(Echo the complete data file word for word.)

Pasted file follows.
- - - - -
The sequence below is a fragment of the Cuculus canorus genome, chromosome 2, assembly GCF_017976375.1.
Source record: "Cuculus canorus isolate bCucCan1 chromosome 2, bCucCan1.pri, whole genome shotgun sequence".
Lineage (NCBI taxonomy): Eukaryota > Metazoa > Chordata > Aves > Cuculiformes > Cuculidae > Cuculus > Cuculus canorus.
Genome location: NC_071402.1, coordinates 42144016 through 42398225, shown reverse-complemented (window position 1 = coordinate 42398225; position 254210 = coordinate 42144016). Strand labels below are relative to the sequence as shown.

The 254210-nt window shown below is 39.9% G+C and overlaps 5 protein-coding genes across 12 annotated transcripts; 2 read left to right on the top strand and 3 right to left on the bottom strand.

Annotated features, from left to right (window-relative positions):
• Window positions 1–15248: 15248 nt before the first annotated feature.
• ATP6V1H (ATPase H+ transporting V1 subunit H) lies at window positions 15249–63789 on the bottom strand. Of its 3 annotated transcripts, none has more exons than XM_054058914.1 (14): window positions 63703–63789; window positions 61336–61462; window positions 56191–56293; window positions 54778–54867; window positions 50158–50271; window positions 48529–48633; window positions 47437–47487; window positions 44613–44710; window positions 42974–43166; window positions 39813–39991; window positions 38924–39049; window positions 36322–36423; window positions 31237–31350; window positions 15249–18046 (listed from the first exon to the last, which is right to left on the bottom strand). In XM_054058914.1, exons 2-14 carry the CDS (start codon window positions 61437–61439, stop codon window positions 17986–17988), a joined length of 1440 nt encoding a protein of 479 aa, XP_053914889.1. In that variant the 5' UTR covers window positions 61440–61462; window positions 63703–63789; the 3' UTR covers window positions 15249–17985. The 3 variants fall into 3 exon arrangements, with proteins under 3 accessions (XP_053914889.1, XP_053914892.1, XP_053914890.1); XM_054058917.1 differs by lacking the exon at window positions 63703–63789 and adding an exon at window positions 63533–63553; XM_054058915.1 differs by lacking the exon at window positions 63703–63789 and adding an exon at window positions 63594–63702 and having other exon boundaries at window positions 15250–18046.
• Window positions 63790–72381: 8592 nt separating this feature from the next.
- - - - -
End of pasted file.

The sequence below is a fragment of the Cuculus canorus genome, chromosome 2, assembly GCF_017976375.1.
Source record: "Cuculus canorus isolate bCucCan1 chromosome 2, bCucCan1.pri, whole genome shotgun sequence".
Lineage (NCBI taxonomy): Eukaryota > Metazoa > Chordata > Aves > Cuculiformes > Cuculidae > Cuculus > Cuculus canorus.
Genome location: NC_071402.1, coordinates 42144016 through 42398225, shown reverse-complemented (window position 1 = coordinate 42398225; position 254210 = coordinate 42144016). Strand labels below are relative to the sequence as shown.

The 254210-nt window shown below is 39.9% G+C and overlaps 5 protein-coding genes across 12 annotated transcripts; 2 read left to right on the top strand and 3 right to left on the bottom strand.

Annotated features, from left to right (window-relative positions):
• Window positions 1–15248: 15248 nt before the first annotated feature.
• ATP6V1H (ATPase H+ transporting V1 subunit H) lies at window positions 15249–63789 on the bottom strand. Of its 3 annotated transcripts, none has more exons than XM_054058914.1 (14): window positions 63703–63789; window positions 61336–61462; window positions 56191–56293; window positions 54778–54867; window positions 50158–50271; window positions 48529–48633; window positions 47437–47487; window positions 44613–44710; window positions 42974–43166; window positions 39813–39991; window positions 38924–39049; window positions 36322–36423; window positions 31237–31350; window positions 15249–18046 (listed from the first exon to the last, which is right to left on the bottom strand). In XM_054058914.1, exons 2-14 carry the CDS (start codon window positions 61437–61439, stop codon window positions 17986–17988), a joined length of 1440 nt encoding a protein of 479 aa, XP_053914889.1. In that variant the 5' UTR covers window positions 61440–61462; window positions 63703–63789; the 3' UTR covers window positions 15249–17985. The 3 variants fall into 3 exon arrangements, with proteins under 3 accessions (XP_053914889.1, XP_053914892.1, XP_053914890.1); XM_054058917.1 differs by lacking the exon at window positions 63703–63789 and adding an exon at window positions 63533–63553; XM_054058915.1 differs by lacking the exon at window positions 63703–63789 and adding an exon at window positions 63594–63702 and having other exon boundaries at window positions 15250–18046.
• Window positions 63790–72381: 8592 nt separating this feature from the next.